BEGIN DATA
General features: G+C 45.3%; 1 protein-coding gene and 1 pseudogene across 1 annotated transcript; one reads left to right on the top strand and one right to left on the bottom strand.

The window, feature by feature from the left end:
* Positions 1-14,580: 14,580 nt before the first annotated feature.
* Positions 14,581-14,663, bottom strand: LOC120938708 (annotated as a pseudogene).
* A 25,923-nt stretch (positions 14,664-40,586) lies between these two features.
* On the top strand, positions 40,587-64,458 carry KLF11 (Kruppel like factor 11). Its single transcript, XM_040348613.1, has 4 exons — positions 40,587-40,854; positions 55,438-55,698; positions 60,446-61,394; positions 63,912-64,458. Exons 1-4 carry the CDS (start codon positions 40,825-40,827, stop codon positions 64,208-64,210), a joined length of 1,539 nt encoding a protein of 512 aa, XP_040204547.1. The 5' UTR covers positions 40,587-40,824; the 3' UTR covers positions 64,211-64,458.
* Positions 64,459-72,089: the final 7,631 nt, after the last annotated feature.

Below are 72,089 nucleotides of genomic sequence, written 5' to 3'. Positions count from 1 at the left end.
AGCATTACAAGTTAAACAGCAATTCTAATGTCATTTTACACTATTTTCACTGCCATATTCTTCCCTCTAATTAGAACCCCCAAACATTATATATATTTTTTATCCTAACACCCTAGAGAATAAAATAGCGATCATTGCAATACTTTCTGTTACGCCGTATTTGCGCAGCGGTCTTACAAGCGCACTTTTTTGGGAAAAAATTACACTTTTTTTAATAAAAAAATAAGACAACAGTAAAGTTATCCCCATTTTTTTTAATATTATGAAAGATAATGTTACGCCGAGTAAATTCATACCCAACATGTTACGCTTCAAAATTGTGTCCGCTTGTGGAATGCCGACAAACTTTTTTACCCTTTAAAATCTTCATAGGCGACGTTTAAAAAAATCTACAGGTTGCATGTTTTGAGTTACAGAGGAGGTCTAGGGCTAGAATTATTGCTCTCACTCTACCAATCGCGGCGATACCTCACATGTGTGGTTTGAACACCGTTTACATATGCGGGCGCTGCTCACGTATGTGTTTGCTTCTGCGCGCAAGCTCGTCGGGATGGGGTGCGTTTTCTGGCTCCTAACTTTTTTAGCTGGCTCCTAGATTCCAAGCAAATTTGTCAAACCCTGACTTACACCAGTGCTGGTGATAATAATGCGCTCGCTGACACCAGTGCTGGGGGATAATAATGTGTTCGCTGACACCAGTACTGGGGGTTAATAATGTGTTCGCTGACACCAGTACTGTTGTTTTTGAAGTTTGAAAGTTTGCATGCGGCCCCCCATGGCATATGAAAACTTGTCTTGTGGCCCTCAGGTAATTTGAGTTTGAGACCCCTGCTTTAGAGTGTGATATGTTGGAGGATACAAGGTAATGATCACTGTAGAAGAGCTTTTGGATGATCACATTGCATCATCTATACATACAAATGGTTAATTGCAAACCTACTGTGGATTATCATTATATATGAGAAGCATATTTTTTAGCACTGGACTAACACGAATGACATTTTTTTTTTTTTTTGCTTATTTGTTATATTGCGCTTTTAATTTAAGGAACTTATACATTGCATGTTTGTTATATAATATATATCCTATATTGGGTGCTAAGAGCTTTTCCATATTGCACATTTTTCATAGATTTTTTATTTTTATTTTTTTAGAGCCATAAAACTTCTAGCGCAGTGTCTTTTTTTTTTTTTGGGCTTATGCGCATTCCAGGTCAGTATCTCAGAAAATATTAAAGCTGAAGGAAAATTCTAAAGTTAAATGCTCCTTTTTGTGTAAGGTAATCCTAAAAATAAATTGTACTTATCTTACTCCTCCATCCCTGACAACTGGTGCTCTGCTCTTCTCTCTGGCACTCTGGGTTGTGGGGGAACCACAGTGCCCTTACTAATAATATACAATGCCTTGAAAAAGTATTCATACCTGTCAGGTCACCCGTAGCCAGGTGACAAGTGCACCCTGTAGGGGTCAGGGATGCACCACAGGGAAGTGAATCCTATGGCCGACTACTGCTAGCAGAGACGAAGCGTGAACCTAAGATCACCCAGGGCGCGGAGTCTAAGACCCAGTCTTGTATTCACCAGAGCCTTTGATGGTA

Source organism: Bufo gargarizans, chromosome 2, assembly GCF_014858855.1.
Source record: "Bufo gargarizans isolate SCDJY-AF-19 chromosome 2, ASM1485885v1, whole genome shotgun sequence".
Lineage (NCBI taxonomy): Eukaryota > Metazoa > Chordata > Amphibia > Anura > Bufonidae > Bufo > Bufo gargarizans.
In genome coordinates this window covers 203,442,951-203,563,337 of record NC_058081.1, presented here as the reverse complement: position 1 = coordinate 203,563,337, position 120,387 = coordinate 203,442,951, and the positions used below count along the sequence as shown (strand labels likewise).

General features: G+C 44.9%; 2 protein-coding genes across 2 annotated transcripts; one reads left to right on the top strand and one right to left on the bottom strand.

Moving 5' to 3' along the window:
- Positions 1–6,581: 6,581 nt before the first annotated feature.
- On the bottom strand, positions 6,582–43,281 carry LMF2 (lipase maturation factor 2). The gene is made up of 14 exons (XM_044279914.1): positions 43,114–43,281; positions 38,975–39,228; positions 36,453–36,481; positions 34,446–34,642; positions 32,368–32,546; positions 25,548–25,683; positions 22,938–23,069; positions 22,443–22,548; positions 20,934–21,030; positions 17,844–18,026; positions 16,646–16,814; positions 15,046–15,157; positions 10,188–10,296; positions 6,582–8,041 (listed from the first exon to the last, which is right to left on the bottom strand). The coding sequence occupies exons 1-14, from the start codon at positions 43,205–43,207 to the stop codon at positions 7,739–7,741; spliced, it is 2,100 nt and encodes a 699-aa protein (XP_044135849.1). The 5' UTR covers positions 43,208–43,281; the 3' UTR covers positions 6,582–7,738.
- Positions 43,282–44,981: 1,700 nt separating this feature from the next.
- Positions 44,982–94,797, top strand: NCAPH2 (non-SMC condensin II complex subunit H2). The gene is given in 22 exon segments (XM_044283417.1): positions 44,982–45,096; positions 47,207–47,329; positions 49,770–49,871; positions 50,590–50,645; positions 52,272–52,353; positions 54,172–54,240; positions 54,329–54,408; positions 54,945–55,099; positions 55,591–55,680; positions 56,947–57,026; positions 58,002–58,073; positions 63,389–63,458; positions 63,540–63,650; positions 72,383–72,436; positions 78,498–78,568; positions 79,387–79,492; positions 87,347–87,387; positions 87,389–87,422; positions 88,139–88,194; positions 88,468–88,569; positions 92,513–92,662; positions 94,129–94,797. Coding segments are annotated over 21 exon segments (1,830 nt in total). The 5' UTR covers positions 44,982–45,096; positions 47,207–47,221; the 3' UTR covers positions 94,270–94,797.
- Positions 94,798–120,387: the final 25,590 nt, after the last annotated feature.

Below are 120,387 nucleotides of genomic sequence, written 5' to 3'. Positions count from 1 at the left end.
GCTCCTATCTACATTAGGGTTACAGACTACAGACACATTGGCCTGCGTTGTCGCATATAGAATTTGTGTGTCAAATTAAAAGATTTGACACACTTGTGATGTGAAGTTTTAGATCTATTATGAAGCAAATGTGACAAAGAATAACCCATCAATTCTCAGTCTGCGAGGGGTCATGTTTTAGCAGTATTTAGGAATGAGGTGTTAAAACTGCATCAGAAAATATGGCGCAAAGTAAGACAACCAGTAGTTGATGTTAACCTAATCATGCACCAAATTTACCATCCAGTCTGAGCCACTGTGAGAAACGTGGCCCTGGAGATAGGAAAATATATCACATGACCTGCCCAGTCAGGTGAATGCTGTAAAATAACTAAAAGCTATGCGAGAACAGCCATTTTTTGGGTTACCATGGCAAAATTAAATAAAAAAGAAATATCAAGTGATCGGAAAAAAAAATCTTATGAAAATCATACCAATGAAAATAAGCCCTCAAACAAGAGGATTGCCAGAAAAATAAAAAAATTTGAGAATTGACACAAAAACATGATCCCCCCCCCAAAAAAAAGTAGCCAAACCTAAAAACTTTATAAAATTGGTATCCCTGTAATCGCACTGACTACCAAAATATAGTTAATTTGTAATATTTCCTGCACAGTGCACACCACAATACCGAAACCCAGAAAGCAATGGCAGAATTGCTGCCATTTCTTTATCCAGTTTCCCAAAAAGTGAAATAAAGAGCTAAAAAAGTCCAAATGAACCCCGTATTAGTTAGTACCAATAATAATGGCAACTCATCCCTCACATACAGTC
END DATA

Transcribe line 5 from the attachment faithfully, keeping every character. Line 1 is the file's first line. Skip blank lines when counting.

* A 25,923-nt stretch (positions 14,664-40,586) lies between these two features.